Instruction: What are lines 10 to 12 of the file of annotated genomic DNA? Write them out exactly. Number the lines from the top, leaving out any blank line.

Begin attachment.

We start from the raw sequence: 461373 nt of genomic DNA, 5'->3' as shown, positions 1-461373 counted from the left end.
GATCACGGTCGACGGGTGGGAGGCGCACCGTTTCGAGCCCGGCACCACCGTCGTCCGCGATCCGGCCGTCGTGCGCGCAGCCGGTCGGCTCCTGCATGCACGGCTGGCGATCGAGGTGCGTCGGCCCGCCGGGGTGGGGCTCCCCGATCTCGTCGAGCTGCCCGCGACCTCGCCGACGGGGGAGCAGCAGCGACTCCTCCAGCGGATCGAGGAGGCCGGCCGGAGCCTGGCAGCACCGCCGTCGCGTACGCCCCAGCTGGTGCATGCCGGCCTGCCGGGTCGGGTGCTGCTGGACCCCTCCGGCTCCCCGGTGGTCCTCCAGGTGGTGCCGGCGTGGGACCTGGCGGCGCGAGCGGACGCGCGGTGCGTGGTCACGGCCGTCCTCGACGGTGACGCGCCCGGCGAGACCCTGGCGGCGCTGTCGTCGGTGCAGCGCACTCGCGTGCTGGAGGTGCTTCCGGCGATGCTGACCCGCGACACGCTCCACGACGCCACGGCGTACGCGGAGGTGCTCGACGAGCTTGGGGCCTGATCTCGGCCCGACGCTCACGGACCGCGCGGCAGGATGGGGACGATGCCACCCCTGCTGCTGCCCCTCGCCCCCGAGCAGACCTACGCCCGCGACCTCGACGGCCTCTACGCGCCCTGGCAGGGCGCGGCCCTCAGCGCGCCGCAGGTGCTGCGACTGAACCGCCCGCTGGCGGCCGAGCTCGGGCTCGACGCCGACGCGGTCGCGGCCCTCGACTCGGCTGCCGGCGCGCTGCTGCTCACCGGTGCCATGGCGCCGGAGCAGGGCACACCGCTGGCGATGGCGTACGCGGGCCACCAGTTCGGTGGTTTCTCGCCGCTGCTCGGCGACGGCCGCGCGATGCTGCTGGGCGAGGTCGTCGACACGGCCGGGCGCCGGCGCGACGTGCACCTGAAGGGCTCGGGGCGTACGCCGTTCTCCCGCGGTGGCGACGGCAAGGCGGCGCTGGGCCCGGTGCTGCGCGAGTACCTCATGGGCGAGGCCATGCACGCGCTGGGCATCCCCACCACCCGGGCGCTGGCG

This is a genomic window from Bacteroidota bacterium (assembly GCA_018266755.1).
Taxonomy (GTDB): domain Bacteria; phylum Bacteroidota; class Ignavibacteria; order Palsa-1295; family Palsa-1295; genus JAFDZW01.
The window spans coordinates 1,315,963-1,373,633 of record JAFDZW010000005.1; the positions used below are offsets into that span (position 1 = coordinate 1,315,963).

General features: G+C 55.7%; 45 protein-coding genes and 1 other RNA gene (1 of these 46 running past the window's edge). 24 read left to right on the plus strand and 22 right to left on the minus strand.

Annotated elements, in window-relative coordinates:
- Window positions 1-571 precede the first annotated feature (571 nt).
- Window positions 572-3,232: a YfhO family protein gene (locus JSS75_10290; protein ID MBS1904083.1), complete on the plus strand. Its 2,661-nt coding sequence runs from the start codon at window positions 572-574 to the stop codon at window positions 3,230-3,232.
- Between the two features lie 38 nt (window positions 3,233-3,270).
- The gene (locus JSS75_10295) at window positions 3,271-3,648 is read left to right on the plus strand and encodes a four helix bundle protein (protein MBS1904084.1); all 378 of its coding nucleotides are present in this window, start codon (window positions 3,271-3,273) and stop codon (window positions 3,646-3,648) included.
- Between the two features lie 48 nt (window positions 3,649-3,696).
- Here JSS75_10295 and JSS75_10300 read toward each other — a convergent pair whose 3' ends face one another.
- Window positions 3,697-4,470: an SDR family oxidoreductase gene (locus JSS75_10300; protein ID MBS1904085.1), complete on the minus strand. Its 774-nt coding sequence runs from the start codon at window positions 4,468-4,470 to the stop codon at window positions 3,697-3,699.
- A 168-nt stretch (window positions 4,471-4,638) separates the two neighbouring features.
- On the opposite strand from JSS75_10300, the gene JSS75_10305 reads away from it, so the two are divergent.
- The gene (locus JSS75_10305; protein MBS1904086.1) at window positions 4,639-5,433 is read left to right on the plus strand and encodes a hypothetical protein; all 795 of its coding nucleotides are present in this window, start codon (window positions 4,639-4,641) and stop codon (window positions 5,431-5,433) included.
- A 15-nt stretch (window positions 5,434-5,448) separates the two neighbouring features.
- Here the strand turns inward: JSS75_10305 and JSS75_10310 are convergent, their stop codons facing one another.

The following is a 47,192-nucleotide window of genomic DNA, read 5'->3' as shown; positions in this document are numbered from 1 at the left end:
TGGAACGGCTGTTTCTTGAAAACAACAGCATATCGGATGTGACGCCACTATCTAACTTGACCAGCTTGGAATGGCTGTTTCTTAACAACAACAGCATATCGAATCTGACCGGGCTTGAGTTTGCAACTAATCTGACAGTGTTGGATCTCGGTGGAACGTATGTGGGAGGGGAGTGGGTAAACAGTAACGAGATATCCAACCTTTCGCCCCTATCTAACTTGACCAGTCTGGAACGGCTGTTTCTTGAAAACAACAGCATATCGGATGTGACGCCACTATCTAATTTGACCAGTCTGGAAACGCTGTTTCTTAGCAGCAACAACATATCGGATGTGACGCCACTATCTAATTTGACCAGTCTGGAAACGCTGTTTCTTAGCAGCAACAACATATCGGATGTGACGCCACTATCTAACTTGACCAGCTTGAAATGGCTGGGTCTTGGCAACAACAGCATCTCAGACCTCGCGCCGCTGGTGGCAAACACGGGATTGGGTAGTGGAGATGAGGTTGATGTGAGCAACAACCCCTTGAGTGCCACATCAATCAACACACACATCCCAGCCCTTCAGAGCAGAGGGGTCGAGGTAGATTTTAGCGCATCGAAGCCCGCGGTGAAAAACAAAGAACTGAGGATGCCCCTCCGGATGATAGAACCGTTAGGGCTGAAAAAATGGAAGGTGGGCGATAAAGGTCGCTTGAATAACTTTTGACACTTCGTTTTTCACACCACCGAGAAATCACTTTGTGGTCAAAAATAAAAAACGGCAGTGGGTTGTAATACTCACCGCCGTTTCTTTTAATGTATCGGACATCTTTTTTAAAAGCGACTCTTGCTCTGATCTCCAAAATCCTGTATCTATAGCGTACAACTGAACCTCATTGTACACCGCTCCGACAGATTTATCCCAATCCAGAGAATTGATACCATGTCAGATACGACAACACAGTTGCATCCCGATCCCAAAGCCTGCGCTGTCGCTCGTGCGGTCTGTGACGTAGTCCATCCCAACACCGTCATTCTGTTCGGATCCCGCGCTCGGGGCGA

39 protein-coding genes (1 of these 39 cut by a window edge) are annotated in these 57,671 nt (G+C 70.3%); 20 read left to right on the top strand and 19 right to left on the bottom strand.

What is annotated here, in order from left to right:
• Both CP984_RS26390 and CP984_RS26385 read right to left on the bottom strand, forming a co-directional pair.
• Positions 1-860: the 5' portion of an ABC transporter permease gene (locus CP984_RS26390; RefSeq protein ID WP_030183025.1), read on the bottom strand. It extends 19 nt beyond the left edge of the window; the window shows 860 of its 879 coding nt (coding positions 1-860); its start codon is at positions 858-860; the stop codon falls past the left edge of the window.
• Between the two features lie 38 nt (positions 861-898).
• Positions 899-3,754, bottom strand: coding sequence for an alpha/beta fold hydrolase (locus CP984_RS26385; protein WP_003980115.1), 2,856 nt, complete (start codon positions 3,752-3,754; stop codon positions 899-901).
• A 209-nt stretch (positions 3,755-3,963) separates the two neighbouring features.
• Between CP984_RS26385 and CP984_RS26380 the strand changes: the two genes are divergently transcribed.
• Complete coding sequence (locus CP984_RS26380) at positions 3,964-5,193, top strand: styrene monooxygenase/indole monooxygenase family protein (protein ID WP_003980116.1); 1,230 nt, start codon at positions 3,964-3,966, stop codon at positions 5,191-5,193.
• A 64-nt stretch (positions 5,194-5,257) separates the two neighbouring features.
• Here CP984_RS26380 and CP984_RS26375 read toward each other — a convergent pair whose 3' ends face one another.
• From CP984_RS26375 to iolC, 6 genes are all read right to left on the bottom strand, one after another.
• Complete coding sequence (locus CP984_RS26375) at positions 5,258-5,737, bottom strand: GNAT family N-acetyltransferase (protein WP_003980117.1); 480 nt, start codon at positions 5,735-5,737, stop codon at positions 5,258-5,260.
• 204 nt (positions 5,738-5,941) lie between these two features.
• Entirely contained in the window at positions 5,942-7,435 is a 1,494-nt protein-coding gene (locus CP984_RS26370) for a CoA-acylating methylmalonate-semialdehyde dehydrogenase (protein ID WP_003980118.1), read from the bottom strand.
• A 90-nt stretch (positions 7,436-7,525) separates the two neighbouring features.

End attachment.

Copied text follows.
- Between the two features lie 38 nt (window positions 3,233-3,270).
- The gene (locus JSS75_10295) at window positions 3,271-3,648 is read left to right on the plus strand and encodes a four helix bundle protein (protein MBS1904084.1); all 378 of its coding nucleotides are present in this window, start codon (window positions 3,271-3,273) and stop codon (window positions 3,646-3,648) included.
- Between the two features lie 48 nt (window positions 3,649-3,696).